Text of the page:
This is exactly what makes this contest so interesting – there is no textbook that tells you how to make optimal use of your energy. We're really working together to discover between us what the equivalent of 'Macready theory' in e-gliding is.
The Good and the Bad
After winning the next day, I went from hero to zero. It was a tricky day with a lot going against me. The variable-sized turnpoint handicapping all fell in awkward locations for my handicap today, with the safest choice being to continue into the turn past my radius to the same place as where the higher performance gliders would turn so as to better align with the terrain and cumulus.
I thought I'd be able to get away with turning short and using a little bit of engine instead, but it ended up consuming a very large amount of energy and I actually ran out of my allocation less than halfway around the task. I then arrived very low on a difficult ridge and had a real scramble to get back up again, losing 40km on the leaders.
The cloud bases were just above the tops of the ridges, which made several of the glides from one ridge to another a real test of best glide performance. Since I was flying in the second-lowest performance glider here, that made for quite a struggle to reconnect each time.
I almost just went directly home when I ran out of my energy allotment - the rules say you won't be scored as slower than 20 minutes behind the leaders, but that doesn't include penalties for a low finish or excess energy consumption with the engine, which creates a whole set of perverse considerations.
If I continued with the task and needed to use the engine to return home, I would instead either need to actually outland, or break airspace to virtually outland before using the engine, in order to not accrue penalty time for engine overuse.
I wanted to keep going with the task though, in case I was lucky and was able to pull myself less than 20 minutes behind the leaders.
Ultimately, I decided I would try my luck pushing on with the task. I hope the IGC gives the rules some more thought and closer attention for next year.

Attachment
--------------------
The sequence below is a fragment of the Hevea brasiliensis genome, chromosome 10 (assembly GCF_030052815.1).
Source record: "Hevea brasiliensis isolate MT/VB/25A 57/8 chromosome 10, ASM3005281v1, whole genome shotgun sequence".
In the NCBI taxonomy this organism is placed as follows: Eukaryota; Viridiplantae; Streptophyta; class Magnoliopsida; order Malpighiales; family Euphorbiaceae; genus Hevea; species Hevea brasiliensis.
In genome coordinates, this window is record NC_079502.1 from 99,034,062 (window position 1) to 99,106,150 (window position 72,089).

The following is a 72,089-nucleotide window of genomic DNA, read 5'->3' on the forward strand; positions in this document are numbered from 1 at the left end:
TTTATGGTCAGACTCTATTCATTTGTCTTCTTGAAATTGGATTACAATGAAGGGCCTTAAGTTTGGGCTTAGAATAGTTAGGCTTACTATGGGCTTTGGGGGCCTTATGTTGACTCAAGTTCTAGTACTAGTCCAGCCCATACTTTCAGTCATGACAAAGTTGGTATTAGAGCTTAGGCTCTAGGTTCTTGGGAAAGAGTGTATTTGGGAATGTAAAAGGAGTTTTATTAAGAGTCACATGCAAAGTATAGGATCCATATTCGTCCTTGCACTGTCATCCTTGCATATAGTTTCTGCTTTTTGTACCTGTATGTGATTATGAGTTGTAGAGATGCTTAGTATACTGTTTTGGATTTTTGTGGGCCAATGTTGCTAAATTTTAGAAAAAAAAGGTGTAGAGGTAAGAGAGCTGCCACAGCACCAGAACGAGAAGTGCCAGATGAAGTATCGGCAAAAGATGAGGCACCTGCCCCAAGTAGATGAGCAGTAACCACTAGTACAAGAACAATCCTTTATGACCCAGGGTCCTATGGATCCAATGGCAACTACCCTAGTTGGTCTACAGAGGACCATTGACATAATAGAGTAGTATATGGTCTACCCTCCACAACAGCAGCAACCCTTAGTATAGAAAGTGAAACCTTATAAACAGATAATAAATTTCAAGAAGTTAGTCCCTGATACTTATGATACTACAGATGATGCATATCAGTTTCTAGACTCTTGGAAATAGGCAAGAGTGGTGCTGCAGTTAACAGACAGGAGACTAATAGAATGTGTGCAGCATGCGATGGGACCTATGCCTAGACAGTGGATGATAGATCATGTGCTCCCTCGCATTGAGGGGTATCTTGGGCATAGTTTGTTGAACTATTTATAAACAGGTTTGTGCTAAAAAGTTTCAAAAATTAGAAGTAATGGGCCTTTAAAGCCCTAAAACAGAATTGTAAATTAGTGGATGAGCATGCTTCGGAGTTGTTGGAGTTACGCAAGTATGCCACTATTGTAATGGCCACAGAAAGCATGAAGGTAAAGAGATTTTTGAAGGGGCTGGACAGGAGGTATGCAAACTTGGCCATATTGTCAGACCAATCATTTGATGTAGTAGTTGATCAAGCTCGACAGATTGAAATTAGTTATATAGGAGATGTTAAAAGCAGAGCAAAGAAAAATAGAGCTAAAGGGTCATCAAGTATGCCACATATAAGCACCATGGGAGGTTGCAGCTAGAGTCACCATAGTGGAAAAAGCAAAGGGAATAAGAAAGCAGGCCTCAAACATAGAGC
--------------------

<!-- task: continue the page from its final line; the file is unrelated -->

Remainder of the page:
Going into today, I had a significant lead that has been whittled down to a razor-thin margin. I hope to try and defend that tomorrow on what could be the last flying day, as Friday looks uncertain.
Most Consistent Weather Day
The next day was the strongest, most consistent day of the contest, which gave the little LS8 a bit of a challenge with the V3s comfortably out-gliding me at the 180kph+ cruise speeds. I quickly fell behind but made some better routing decisions and was able to pickup stronger climbs behind to stay attached without using too much energy, then instead use it where it counted most to top up a few weaker climbs.
It was the first day of the new handicapping today, which now gives the double seaters 50% more energy, so I expected strong competition from Luka and he did not disappoint, with a close race to the finish.
LS8 Neo FES the type of glider Matthew flew in E3Glide
We had yet another flying day yesterday, making 10/10 flying days in a row for me and permitting me to defend my title.
Varese is an extraordinarily diverse and challenging site to fly, but the eGlide concept makes it possible for even beginner mountain pilots to compete effectively as most mistakes can be papered over with a bit of engine time.
The dynamics of the event were totally different to last year, when we needed our engines just to stay airborne. Here, however, we were using them for strategic and speed advancement and never actually needed them. The ability to use them proactively greatly increases the safety in the mountains with much less time spend grovelling below the tops or squeaking over passes, and it becomes a good concept to teach mountain flying.
The contest becomes more about medium- to long-term strategy rather than sequences of perfect short-term decision making that normally dominates flying in the mountains. I think the key decisions for me were coming four days early to familiarise myself with the task area, and bringing such a viceless and forgiving glider that gave me versatility in all the types of weather we had. I was really happy with how I was flying, with only one major error through the week that the scoring system let me get away with.
Thanks to the organizers for running a great contest, to Holger at DG Group for lending me his beautiful LS8e Neo, and everyone else who supported me to get here!
28 August - 4 September
1 - Matthew Scutter Kingaroy Soaring Club LS 8 eNEO 15m
2 - Stefano Ghiorzo ACAO – Varese Diana 2
3 - Jernej Lokovšek ALC Lesce Ventus-3F 18m
Full results at soaringspot.com/en_gb/e3glide-calcinate-del-pesce-2021/